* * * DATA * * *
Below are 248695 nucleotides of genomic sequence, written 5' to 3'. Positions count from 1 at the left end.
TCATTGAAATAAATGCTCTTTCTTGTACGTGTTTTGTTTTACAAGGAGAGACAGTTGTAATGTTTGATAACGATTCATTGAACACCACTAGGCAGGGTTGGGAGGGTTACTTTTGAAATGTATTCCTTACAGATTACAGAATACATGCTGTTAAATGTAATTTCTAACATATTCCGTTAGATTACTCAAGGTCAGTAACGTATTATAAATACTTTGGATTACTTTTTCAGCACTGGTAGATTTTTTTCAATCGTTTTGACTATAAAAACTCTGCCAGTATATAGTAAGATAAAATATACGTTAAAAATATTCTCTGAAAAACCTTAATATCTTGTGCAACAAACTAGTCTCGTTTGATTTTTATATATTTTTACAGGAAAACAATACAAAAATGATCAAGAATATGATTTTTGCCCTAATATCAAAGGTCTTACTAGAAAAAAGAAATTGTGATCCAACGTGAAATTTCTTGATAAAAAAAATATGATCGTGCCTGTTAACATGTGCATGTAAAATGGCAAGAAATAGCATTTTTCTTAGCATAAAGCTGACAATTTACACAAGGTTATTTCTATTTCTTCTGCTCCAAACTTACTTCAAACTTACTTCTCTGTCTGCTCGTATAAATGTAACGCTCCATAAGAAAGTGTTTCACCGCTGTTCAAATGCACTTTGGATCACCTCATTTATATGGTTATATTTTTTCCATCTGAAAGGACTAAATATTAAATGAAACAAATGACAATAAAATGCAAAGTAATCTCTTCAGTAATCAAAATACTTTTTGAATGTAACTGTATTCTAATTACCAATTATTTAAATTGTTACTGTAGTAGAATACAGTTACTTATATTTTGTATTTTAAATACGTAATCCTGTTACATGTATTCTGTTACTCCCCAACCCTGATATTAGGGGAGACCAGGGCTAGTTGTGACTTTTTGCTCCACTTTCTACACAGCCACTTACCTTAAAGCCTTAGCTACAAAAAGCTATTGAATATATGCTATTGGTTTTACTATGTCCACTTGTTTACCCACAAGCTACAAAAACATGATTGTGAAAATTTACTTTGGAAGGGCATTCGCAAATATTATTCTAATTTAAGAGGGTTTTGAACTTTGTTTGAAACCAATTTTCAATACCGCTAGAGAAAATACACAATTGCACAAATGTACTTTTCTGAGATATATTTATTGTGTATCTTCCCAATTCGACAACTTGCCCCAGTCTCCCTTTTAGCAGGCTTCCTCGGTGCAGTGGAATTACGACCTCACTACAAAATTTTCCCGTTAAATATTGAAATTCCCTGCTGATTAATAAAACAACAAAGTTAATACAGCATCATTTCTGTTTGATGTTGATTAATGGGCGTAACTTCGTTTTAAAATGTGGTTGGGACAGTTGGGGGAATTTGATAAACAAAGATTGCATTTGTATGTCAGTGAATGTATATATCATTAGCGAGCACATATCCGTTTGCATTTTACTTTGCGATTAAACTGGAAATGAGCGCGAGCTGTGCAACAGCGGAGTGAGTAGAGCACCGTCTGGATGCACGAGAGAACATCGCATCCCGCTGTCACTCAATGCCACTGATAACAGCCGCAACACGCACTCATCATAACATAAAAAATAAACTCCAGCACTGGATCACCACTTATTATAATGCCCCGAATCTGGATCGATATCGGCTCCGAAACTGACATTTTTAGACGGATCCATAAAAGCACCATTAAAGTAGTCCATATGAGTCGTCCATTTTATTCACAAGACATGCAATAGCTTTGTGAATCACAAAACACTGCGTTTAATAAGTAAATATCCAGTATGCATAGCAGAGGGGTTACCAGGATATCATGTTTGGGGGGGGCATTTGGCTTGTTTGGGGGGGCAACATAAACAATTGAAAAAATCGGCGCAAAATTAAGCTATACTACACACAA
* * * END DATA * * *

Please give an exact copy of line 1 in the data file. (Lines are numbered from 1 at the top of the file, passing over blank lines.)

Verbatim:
Below are 248695 nucleotides of genomic sequence, written 5' to 3'. Positions count from 1 at the left end.